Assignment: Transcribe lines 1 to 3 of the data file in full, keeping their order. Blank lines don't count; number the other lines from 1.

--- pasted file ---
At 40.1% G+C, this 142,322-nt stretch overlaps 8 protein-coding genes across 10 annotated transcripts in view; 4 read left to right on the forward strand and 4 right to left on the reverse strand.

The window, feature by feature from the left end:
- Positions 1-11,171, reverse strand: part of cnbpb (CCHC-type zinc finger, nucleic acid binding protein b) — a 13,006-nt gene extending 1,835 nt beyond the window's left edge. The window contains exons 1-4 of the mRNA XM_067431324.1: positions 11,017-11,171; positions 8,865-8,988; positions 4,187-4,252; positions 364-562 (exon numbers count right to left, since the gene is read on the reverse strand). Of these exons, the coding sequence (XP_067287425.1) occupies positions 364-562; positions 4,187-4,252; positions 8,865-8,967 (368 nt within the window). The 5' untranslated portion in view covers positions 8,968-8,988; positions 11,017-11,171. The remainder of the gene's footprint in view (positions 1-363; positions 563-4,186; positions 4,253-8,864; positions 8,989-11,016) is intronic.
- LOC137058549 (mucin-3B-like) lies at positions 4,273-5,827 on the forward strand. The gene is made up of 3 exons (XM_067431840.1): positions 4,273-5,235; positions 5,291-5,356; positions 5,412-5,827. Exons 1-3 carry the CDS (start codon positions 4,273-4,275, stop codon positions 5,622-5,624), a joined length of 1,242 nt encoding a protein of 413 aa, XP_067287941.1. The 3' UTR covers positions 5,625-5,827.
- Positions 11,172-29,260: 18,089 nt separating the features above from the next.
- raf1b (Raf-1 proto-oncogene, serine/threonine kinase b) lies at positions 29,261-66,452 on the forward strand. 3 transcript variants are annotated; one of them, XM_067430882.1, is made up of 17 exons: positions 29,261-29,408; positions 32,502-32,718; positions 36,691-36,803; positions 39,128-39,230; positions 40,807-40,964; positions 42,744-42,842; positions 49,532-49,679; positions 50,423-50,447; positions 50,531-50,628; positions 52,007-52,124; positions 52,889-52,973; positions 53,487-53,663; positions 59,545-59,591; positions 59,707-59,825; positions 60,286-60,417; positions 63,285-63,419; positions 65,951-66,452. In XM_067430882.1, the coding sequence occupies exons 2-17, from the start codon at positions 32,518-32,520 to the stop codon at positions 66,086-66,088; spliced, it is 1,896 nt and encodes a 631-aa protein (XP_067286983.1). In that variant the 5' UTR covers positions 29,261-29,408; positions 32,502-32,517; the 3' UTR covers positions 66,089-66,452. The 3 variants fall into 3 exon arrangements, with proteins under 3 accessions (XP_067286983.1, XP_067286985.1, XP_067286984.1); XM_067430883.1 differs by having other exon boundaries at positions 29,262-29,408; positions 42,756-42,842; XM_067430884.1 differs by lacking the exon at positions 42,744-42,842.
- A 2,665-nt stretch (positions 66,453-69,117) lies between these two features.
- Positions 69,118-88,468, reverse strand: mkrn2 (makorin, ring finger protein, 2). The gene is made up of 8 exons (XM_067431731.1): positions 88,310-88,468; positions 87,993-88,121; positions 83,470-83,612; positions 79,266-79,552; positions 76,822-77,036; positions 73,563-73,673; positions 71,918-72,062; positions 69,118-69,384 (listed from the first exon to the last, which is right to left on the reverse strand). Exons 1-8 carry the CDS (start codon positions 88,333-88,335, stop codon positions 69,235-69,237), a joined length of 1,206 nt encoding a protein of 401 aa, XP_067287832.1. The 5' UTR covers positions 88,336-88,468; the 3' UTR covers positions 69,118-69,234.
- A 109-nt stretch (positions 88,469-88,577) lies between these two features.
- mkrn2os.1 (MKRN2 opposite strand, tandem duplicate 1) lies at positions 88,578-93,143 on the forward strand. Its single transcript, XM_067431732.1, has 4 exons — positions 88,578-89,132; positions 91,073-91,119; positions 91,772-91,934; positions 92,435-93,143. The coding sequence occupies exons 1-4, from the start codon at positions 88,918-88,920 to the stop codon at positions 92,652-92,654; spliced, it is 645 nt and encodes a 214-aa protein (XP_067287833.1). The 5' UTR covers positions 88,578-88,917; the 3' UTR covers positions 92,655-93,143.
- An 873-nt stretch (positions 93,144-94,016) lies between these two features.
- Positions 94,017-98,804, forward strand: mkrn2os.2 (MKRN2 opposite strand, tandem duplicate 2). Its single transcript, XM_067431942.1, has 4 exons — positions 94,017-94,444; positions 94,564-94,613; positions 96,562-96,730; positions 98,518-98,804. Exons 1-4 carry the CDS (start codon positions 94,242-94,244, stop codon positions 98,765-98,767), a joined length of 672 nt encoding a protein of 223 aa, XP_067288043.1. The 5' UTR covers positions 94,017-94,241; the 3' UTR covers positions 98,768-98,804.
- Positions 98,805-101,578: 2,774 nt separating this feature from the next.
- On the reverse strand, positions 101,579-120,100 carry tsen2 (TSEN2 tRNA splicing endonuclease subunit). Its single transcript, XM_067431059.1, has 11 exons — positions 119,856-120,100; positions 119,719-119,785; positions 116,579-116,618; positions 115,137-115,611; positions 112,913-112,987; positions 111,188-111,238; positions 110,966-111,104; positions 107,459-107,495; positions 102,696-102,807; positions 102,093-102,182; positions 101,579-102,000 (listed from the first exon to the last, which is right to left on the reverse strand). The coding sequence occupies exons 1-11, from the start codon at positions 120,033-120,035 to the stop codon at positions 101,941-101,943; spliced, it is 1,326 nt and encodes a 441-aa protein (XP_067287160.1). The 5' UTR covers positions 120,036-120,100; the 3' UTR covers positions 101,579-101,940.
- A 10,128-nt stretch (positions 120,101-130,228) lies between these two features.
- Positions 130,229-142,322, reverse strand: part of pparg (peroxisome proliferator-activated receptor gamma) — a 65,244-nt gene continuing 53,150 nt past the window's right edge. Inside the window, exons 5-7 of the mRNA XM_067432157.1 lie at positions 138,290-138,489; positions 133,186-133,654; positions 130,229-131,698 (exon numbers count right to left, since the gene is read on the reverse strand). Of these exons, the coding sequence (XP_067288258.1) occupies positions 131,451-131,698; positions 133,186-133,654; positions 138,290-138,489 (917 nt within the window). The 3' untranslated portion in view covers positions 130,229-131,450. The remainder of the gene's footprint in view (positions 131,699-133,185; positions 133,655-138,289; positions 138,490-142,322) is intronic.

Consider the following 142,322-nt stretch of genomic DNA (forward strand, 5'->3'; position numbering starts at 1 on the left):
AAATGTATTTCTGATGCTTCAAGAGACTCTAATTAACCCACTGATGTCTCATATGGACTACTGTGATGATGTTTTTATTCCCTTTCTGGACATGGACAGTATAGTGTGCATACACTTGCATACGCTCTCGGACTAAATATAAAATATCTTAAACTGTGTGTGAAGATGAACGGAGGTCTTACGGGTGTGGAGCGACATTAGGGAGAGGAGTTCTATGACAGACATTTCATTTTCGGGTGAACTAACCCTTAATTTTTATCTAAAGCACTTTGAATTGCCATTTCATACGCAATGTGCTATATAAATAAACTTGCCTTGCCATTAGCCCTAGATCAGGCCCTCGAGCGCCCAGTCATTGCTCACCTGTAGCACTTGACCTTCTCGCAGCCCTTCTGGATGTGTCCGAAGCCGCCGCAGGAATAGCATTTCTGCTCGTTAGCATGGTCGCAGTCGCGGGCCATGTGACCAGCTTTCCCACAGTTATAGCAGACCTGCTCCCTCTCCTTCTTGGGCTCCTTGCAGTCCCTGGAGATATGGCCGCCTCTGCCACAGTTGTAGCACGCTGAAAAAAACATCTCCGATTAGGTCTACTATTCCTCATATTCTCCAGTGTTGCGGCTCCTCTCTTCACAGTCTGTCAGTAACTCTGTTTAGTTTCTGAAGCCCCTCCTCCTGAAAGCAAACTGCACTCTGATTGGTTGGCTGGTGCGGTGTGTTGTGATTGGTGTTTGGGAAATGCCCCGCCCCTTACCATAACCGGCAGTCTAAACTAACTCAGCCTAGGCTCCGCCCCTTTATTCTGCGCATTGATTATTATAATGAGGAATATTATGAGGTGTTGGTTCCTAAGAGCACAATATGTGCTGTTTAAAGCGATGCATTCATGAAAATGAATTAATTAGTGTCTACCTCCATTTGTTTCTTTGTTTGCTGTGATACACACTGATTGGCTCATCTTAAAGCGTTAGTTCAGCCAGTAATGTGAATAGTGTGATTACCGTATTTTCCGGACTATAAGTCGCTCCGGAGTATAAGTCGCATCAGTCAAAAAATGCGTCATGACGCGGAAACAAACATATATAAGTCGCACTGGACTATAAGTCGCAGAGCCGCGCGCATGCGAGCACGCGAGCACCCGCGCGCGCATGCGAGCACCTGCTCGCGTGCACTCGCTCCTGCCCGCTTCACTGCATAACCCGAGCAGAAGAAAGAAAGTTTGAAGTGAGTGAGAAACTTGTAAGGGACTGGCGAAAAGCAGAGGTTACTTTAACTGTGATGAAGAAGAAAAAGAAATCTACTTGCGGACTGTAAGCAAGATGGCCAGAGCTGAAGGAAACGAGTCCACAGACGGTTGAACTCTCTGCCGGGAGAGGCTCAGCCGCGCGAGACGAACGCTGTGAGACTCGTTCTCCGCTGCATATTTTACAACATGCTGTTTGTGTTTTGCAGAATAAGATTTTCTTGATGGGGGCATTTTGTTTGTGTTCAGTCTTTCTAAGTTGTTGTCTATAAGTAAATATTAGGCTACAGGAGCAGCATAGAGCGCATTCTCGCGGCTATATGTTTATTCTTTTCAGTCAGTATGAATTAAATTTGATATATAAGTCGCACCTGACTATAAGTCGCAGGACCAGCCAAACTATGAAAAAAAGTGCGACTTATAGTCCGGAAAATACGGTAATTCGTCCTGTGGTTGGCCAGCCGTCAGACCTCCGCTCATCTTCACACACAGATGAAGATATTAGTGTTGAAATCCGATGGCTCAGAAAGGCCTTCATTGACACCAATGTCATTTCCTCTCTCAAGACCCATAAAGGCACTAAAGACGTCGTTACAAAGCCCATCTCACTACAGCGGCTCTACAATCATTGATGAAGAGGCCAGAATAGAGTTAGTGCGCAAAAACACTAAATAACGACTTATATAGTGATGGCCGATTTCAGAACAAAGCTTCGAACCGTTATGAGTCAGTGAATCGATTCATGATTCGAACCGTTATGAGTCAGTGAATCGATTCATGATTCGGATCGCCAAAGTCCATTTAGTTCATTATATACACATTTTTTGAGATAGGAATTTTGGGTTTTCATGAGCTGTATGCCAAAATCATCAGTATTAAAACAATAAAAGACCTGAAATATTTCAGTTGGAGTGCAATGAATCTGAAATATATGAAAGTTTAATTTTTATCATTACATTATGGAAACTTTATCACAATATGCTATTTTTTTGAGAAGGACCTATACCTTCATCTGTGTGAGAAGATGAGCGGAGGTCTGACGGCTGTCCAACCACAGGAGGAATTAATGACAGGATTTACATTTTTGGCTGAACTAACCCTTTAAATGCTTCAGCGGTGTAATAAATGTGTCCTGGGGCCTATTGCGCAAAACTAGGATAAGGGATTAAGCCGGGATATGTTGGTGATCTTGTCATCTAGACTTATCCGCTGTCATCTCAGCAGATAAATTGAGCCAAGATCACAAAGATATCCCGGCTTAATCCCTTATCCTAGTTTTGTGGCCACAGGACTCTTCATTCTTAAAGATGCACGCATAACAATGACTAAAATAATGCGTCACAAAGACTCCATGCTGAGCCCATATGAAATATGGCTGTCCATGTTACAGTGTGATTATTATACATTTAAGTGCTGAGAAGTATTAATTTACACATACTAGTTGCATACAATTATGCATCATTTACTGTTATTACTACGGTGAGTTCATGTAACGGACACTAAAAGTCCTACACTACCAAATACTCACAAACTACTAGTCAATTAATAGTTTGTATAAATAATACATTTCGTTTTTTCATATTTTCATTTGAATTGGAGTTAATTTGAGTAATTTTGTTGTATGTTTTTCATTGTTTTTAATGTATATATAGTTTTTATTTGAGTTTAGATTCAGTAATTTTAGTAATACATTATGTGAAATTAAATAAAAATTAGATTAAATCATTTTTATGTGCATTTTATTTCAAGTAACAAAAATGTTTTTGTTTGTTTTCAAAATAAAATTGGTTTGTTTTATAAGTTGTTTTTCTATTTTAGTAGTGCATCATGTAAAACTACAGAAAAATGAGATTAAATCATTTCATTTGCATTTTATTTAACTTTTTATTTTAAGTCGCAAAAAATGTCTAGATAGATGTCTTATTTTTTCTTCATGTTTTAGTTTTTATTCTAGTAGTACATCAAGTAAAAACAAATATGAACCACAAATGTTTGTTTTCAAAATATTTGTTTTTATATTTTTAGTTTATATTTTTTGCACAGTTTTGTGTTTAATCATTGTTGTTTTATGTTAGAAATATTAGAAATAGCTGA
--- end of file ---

At 40.1% G+C, this 142,322-nt stretch overlaps 8 protein-coding genes across 10 annotated transcripts in view; 4 read left to right on the forward strand and 4 right to left on the reverse strand.

The window, feature by feature from the left end:
- Positions 1-11,171, reverse strand: part of cnbpb (CCHC-type zinc finger, nucleic acid binding protein b) — a 13,006-nt gene extending 1,835 nt beyond the window's left edge. The window contains exons 1-4 of the mRNA XM_067431324.1: positions 11,017-11,171; positions 8,865-8,988; positions 4,187-4,252; positions 364-562 (exon numbers count right to left, since the gene is read on the reverse strand). Of these exons, the coding sequence (XP_067287425.1) occupies positions 364-562; positions 4,187-4,252; positions 8,865-8,967 (368 nt within the window). The 5' untranslated portion in view covers positions 8,968-8,988; positions 11,017-11,171. The remainder of the gene's footprint in view (positions 1-363; positions 563-4,186; positions 4,253-8,864; positions 8,989-11,016) is intronic.